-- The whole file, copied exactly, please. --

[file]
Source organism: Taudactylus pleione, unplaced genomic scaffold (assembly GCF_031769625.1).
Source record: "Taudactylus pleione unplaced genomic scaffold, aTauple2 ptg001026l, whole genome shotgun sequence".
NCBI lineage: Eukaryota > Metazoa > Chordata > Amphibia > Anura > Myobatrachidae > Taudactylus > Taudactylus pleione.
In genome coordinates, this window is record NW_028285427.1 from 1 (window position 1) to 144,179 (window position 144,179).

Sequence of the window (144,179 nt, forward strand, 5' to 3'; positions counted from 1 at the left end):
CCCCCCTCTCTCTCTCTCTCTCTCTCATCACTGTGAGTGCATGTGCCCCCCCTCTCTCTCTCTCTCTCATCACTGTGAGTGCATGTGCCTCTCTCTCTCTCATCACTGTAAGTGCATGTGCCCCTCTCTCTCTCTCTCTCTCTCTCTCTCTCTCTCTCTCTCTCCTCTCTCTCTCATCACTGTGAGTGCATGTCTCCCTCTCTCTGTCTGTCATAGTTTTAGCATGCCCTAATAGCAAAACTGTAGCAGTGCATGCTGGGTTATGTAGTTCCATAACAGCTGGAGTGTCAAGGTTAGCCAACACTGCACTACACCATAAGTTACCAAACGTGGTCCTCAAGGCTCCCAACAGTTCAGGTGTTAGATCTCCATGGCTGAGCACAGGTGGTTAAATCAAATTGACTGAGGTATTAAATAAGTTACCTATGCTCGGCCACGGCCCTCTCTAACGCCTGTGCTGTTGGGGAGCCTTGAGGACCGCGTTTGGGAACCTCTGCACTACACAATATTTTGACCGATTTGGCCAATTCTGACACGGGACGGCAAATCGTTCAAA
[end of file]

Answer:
Source organism: Taudactylus pleione, unplaced genomic scaffold (assembly GCF_031769625.1).
Source record: "Taudactylus pleione unplaced genomic scaffold, aTauple2 ptg001026l, whole genome shotgun sequence".
NCBI lineage: Eukaryota > Metazoa > Chordata > Amphibia > Anura > Myobatrachidae > Taudactylus > Taudactylus pleione.
In genome coordinates, this window is record NW_028285427.1 from 1 (window position 1) to 144,179 (window position 144,179).

Sequence of the window (144,179 nt, forward strand, 5' to 3'; positions counted from 1 at the left end):
CCCCCCTCTCTCTCTCTCTCTCTCTCATCACTGTGAGTGCATGTGCCCCCCCTCTCTCTCTCTCTCTCATCACTGTGAGTGCATGTGCCTCTCTCTCTCTCATCACTGTAAGTGCATGTGCCCCTCTCTCTCTCTCTCTCTCTCTCTCTCTCTCTCTCTCTCTCCTCTCTCTCTCATCACTGTGAGTGCATGTCTCCCTCTCTCTGTCTGTCATAGTTTTAGCATGCCCTAATAGCAAAACTGTAGCAGTGCATGCTGGGTTATGTAGTTCCATAACAGCTGGAGTGTCAAGGTTAGCCAACACTGCACTACACCATAAGTTACCAAACGTGGTCCTCAAGGCTCCCAACAGTTCAGGTGTTAGATCTCCATGGCTGAGCACAGGTGGTTAAATCAAATTGACTGAGGTATTAAATAAGTTACCTATGCTCGGCCACGGCCCTCTCTAACGCCTGTGCTGTTGGGGAGCCTTGAGGACCGCGTTTGGGAACCTCTGCACTACACAATATTTTGACCGATTTGGCCAATTCTGACACGGGACGGCAAATCGTTCAAA